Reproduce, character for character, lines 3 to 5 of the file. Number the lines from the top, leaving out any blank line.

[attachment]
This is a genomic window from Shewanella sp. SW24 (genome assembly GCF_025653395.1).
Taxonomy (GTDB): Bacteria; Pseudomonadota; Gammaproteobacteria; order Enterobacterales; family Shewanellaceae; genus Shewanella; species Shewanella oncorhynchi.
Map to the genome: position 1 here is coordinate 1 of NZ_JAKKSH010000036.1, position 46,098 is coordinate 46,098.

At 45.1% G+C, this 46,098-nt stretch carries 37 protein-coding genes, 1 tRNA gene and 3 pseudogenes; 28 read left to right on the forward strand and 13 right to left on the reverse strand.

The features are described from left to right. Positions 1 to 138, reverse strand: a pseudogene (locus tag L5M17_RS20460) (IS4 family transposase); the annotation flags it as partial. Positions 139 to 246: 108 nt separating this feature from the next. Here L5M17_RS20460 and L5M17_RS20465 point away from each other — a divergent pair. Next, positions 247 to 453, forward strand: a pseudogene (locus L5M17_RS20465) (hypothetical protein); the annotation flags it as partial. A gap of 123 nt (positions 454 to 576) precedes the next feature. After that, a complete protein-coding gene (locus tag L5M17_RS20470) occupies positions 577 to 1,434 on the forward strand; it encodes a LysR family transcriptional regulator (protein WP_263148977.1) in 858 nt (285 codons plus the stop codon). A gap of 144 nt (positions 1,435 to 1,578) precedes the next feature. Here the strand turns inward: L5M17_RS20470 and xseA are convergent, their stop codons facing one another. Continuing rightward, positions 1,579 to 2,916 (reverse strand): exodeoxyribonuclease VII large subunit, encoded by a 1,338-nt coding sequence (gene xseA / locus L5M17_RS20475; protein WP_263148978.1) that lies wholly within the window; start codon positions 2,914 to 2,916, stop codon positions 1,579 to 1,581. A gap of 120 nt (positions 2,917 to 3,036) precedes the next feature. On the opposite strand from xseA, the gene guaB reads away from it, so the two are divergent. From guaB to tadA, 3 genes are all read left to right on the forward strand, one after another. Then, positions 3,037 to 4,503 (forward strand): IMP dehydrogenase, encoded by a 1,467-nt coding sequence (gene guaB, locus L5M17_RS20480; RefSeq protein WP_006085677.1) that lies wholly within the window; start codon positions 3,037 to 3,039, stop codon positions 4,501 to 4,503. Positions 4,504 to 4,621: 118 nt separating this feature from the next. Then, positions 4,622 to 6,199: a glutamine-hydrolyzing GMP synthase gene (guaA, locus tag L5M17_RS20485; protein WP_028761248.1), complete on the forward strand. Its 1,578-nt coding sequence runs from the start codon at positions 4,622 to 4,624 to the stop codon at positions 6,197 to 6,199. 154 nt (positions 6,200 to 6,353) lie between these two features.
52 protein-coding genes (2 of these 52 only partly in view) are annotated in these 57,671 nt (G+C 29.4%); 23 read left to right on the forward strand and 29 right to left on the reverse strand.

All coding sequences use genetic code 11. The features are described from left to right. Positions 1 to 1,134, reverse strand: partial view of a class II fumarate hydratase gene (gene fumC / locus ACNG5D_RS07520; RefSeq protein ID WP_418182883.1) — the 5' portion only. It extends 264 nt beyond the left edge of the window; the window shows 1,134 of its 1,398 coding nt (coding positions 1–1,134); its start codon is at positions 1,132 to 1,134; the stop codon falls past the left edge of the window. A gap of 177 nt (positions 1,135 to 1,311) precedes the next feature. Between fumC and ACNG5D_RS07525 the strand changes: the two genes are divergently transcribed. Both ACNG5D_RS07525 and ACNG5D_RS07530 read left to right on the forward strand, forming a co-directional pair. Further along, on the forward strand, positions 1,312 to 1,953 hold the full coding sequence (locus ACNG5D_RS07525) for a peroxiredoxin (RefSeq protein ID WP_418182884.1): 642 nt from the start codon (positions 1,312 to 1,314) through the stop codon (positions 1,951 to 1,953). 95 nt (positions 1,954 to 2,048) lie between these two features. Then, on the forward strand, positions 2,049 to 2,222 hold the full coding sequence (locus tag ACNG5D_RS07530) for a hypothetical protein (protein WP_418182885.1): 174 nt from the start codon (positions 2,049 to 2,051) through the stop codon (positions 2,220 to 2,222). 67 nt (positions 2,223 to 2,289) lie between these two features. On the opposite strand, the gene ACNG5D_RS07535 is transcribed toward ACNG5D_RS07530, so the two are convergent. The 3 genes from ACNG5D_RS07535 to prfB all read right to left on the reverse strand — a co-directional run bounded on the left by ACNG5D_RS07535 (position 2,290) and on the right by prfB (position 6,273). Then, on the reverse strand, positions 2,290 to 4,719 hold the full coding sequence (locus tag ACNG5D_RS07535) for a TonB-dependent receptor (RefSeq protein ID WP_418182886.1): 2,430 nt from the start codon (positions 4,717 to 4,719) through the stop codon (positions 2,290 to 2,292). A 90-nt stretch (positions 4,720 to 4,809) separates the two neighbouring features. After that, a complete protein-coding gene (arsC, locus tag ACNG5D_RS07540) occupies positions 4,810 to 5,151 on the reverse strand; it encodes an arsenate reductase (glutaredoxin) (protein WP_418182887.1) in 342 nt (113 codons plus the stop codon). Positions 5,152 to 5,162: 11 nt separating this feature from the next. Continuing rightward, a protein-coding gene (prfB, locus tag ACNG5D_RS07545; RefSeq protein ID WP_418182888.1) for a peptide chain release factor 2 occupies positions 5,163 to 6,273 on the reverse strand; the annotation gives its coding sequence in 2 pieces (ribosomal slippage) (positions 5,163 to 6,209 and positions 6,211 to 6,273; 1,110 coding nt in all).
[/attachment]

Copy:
Map to the genome: position 1 here is coordinate 1 of NZ_JAKKSH010000036.1, position 46,098 is coordinate 46,098.

At 45.1% G+C, this 46,098-nt stretch carries 37 protein-coding genes, 1 tRNA gene and 3 pseudogenes; 28 read left to right on the forward strand and 13 right to left on the reverse strand.

The features are described from left to right. Positions 1 to 138, reverse strand: a pseudogene (locus tag L5M17_RS20460) (IS4 family transposase); the annotation flags it as partial. Positions 139 to 246: 108 nt separating this feature from the next. Here L5M17_RS20460 and L5M17_RS20465 point away from each other — a divergent pair. Next, positions 247 to 453, forward strand: a pseudogene (locus L5M17_RS20465) (hypothetical protein); the annotation flags it as partial. A gap of 123 nt (positions 454 to 576) precedes the next feature. After that, a complete protein-coding gene (locus tag L5M17_RS20470) occupies positions 577 to 1,434 on the forward strand; it encodes a LysR family transcriptional regulator (protein WP_263148977.1) in 858 nt (285 codons plus the stop codon). A gap of 144 nt (positions 1,435 to 1,578) precedes the next feature. Here the strand turns inward: L5M17_RS20470 and xseA are convergent, their stop codons facing one another. Continuing rightward, positions 1,579 to 2,916 (reverse strand): exodeoxyribonuclease VII large subunit, encoded by a 1,338-nt coding sequence (gene xseA / locus L5M17_RS20475; protein WP_263148978.1) that lies wholly within the window; start codon positions 2,914 to 2,916, stop codon positions 1,579 to 1,581. A gap of 120 nt (positions 2,917 to 3,036) precedes the next feature. On the opposite strand from xseA, the gene guaB reads away from it, so the two are divergent. From guaB to tadA, 3 genes are all read left to right on the forward strand, one after another. Then, positions 3,037 to 4,503 (forward strand): IMP dehydrogenase, encoded by a 1,467-nt coding sequence (gene guaB, locus L5M17_RS20480; RefSeq protein WP_006085677.1) that lies wholly within the window; start codon positions 3,037 to 3,039, stop codon positions 4,501 to 4,503. Positions 4,504 to 4,621: 118 nt separating this feature from the next. Then, positions 4,622 to 6,199: a glutamine-hydrolyzing GMP synthase gene (guaA, locus tag L5M17_RS20485; protein WP_028761248.1), complete on the forward strand. Its 1,578-nt coding sequence runs from the start codon at positions 4,622 to 4,624 to the stop codon at positions 6,197 to 6,199. 154 nt (positions 6,200 to 6,353) lie between these two features.